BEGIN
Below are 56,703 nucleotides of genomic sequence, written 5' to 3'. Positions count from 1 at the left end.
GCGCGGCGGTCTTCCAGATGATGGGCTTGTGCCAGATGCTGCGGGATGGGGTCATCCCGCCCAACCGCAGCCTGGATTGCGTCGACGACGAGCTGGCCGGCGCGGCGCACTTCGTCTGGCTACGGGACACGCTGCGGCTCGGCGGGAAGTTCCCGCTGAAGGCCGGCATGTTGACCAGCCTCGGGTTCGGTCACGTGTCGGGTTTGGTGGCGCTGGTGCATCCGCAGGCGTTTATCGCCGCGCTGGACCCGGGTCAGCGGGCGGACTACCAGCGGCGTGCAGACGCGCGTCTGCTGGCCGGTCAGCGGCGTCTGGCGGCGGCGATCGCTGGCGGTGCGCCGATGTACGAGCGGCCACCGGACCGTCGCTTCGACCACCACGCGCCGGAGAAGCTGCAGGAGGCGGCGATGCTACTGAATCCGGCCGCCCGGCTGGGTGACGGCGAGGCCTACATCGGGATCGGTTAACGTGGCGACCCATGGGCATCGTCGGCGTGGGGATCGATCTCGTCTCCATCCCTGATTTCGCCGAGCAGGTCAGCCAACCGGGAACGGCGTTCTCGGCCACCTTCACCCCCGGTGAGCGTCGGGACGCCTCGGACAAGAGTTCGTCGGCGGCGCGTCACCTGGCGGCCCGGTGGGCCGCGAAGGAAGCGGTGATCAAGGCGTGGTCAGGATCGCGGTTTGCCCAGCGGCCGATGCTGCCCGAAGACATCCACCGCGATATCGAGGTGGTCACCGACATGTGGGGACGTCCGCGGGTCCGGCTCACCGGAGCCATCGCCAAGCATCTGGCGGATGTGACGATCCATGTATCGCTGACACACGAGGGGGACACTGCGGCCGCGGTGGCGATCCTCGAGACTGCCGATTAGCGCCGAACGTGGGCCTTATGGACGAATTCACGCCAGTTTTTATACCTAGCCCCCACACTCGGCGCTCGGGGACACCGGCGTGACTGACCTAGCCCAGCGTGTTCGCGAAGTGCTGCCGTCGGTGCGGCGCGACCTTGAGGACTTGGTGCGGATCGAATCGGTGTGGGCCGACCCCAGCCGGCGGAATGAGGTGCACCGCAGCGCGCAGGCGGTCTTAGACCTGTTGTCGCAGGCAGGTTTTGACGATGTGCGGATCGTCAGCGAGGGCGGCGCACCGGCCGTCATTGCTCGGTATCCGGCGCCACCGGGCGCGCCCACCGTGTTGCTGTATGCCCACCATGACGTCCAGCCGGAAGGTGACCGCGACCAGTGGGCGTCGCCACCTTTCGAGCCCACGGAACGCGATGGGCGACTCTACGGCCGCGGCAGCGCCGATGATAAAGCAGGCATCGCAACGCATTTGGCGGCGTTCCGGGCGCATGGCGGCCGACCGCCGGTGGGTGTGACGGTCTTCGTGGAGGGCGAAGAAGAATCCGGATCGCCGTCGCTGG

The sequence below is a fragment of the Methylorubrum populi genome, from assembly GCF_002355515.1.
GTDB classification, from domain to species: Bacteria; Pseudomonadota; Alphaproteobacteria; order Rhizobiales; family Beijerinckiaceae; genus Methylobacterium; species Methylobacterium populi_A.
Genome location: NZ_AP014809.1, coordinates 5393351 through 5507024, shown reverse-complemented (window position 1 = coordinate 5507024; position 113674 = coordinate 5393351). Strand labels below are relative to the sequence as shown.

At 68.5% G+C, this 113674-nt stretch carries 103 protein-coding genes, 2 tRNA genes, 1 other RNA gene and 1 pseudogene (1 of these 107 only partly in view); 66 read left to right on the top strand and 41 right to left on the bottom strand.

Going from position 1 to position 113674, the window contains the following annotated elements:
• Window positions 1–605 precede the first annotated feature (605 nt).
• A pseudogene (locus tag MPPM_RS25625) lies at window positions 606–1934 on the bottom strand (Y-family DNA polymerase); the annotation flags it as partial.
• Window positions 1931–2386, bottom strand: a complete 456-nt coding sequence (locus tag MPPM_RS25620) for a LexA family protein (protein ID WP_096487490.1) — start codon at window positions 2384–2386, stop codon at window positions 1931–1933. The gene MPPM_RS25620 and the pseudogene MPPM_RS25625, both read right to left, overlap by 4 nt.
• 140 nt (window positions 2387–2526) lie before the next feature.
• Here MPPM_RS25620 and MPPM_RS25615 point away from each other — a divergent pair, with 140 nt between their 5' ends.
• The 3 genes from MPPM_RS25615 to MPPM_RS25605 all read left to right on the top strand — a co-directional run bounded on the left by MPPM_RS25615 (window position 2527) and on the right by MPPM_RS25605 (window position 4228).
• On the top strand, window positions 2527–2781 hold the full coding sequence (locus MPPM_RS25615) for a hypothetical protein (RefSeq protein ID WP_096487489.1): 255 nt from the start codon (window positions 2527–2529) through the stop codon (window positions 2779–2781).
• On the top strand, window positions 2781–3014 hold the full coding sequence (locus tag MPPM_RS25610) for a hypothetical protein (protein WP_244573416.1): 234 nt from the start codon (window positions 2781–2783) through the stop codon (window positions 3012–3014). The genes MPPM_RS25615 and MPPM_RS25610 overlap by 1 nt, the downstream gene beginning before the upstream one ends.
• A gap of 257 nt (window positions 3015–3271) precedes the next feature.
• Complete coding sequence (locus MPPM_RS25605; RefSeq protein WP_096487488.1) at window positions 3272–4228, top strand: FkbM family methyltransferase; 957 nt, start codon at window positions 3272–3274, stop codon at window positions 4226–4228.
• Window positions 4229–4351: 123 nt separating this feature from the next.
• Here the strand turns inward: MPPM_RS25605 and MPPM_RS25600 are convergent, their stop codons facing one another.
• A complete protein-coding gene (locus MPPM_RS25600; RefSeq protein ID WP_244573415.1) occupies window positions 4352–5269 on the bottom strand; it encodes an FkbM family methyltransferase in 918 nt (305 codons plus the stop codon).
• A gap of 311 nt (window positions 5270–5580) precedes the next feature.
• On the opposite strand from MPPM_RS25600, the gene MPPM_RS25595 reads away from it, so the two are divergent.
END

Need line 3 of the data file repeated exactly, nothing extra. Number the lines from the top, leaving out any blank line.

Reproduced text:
The sequence below is a fragment of the Methylorubrum populi genome, from assembly GCF_002355515.1.